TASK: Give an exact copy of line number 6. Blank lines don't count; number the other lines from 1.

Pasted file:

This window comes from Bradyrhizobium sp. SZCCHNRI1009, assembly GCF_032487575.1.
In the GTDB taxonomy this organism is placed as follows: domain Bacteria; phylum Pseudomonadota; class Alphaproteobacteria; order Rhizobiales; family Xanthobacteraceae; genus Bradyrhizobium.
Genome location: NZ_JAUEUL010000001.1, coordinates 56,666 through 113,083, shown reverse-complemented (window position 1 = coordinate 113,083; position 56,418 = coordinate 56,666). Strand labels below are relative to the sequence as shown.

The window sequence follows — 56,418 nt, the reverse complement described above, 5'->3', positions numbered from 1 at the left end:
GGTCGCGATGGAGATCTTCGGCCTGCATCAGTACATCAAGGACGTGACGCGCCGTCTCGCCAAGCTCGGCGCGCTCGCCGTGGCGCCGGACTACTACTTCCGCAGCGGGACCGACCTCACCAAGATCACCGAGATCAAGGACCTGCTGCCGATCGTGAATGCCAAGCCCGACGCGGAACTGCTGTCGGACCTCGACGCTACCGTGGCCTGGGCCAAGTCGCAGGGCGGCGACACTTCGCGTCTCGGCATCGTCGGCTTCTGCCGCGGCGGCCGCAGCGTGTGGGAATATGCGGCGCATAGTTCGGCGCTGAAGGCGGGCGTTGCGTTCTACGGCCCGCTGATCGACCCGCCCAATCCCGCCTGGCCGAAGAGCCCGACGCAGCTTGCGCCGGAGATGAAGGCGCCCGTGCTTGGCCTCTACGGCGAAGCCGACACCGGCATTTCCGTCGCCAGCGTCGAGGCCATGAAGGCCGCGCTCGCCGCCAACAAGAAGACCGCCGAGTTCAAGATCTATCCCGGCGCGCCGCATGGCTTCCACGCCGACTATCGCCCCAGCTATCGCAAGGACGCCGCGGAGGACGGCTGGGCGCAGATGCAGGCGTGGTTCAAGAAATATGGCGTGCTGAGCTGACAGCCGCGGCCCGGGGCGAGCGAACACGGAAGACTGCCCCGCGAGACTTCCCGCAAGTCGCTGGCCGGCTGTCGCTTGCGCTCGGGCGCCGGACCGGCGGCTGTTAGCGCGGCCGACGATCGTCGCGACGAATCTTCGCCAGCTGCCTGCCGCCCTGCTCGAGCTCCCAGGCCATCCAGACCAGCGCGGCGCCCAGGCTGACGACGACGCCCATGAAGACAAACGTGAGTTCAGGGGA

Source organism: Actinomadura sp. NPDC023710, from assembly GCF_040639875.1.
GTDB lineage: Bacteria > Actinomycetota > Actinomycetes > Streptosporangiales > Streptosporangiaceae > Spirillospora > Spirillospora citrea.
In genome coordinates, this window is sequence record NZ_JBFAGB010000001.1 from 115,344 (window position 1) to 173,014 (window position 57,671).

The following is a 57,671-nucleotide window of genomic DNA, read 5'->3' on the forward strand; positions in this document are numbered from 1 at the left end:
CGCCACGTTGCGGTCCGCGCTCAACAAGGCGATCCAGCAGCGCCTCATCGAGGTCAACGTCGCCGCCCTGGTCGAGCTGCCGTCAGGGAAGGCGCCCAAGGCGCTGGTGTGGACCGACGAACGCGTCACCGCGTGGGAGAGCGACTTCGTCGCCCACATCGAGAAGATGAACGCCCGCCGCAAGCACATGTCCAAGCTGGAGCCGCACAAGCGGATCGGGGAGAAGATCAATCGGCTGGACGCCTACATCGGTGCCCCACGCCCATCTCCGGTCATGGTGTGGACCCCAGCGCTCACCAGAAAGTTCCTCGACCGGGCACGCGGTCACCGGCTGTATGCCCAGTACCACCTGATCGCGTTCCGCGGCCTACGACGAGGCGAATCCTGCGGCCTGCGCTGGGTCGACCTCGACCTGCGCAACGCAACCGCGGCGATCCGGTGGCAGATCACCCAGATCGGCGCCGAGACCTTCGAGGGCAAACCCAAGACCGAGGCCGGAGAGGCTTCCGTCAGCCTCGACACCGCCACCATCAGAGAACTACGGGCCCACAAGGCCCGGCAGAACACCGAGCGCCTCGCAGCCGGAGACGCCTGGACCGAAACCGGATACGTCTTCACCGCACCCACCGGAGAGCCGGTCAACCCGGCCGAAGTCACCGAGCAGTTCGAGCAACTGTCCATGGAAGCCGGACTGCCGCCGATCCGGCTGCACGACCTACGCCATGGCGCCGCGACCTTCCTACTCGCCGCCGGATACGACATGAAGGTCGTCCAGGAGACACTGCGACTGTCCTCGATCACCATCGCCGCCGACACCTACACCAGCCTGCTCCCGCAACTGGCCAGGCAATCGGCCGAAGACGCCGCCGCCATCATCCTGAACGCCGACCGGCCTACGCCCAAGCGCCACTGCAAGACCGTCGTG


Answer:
Source organism: Actinomadura sp. NPDC023710, from assembly GCF_040639875.1.